BEYOND THE NUMBERS
One especially stark difference between the recent budgets from President Obama and House Budget Committee Chairman Paul Ryan is in non-defense discretionary (NDD) funding, the budget category that includes key investments in the economy, such as education and basic research; support for low-income families, such as Head Start and housing assistance; and essential services that Americans expect, such as veterans’ medical care and food safety inspections. Obama and Ryan are roughly $1 trillion apart on total NDD funding over the next decade.
First, some background. Since the fall of 2010, when policymakers initiated deficit-reduction efforts, they have cut funding for NDD programs in three waves: first, in the appropriations bills for fiscal year 2011, then again in 2012 through the Budget Control Act’s (BCA) funding caps (which extend through 2021), and then again when sequestration (which automatically lowers the BCA caps on defense and non-defense funding) took effect in 2013.
Last December, the Murray-Ryan budget agreement, which was enacted in the Bipartisan Budget Act, alleviated some of sequestration’s effects in 2014 and 2015. Even so, NDD funding in 2014 under the agreement is roughly 15 percent below the 2010 level, adjusted for inflation, and will be about 17 percent below the 2010 level in 2015.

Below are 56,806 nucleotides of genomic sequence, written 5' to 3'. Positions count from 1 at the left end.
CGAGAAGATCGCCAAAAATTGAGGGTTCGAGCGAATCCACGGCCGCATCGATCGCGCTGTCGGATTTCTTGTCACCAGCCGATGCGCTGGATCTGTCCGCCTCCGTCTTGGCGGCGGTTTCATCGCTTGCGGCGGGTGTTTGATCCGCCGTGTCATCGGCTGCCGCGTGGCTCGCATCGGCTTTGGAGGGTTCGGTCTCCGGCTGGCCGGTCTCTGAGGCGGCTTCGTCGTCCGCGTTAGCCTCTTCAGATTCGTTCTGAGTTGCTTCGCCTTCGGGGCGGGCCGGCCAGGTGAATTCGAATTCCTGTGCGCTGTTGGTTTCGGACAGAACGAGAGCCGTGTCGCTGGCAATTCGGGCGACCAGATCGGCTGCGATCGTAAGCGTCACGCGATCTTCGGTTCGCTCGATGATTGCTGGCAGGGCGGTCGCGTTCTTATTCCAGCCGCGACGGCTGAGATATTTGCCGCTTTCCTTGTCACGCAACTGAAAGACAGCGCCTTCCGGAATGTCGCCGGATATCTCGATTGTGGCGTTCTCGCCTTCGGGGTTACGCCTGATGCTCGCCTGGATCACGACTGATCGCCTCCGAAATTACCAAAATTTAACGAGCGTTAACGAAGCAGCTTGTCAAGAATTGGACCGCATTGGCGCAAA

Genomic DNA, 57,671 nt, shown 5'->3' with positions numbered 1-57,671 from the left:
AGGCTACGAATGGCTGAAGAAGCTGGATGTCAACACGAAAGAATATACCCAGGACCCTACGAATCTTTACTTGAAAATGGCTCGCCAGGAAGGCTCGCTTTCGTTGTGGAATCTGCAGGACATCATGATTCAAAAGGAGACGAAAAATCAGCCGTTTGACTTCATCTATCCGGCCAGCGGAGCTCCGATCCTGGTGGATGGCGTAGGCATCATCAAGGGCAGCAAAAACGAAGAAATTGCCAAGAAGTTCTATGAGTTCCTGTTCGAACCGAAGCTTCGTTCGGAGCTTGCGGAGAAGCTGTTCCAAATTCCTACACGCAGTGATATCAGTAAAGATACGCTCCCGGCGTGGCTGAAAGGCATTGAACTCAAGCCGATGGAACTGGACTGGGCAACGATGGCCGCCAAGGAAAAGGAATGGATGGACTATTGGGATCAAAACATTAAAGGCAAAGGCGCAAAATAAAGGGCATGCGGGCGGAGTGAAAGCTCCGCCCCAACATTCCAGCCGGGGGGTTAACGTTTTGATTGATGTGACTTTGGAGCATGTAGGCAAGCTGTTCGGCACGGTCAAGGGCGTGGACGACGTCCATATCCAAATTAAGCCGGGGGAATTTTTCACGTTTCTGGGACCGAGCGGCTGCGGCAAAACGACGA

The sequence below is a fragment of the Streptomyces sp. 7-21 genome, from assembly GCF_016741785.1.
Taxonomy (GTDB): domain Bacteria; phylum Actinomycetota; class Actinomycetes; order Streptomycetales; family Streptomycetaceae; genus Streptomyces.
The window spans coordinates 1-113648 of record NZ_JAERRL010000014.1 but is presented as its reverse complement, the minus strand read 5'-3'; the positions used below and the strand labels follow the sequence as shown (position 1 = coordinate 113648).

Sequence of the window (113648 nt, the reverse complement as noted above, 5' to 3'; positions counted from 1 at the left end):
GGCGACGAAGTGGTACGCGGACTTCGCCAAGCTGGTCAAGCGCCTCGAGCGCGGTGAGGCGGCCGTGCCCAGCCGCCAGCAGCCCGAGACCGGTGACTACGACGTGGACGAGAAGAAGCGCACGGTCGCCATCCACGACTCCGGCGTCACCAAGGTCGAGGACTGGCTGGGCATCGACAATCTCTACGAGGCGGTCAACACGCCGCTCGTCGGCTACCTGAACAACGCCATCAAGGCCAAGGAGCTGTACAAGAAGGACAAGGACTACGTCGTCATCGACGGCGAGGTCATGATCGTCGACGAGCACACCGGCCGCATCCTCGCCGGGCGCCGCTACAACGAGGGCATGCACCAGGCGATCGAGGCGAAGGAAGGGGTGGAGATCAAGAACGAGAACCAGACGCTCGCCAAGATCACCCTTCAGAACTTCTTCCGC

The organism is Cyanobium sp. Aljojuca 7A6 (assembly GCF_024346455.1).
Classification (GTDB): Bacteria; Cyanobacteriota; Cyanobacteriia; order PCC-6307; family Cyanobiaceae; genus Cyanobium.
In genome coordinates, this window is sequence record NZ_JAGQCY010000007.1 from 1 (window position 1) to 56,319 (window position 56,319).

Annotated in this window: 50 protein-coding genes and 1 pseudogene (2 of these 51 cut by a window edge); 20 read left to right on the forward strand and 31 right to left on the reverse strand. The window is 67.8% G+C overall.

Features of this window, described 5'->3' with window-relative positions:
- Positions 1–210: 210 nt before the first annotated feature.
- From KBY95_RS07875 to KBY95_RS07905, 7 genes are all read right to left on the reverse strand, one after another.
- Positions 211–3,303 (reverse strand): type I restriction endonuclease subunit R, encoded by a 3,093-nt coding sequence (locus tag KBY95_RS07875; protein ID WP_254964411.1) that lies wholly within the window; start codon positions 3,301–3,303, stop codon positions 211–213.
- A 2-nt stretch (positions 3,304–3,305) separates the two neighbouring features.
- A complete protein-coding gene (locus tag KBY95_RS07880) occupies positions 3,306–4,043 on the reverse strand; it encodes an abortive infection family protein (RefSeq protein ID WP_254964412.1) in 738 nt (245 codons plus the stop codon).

The President’s budget mitigates sequestration’s effects on NDD programs, adding about $200 billion over 2015-2024 above sequestration’s low levels. The Ryan budget, by contrast, goes well beyond sequestration, cutting funding for NDD programs nearly $800 billion below the sequestration levels. That’s a $1 trillion difference over the decade.
Congress has shown little appetite for re-opening the Murray-Ryan agreement for 2015. The President’s call for more funding that year — offset by entitlement cuts and revenue increases — has gained little traction. But a key issue is what happens starting in 2016.
As the chart shows, even with the President’s proposed level for 2016 — which would eliminate all of that year’s sequestration cuts for NDD programs — NDD funding would remain 12 percent below its inflation-adjusted 2010 level. And over the decade, the President’s proposal wouldn’t erase all of the effects of sequestration.
Moreover, under the President’s proposal, NDD funding will still fall by 2017 to its lowest level on record as a share of gross domestic product (GDP) based on data available back to 1962. That’s true because the BCA’s NDD caps are so tight, even without sequestration.
But the Ryan budget’s NDD cuts go much further. Their depth is staggering — 25 percent below the inflation-adjusted 2010 level in 2016, and 36 percent below that level in 2024. (The Ryan budget is 15 percent lower than the sequestration level in 2016, with the cut growing to 22 percent by 2024.)
Policymakers will have to confront the future of NDD programs next year when the Murray-Ryan deal’s modest relief from sequestration ends. Chairman Ryan’s extremely harsh vision would represent a very large step backward. Even the President’s proposal, while moving in the right direction, likely won’t be sufficient to meet the nation’s needs over the coming decade.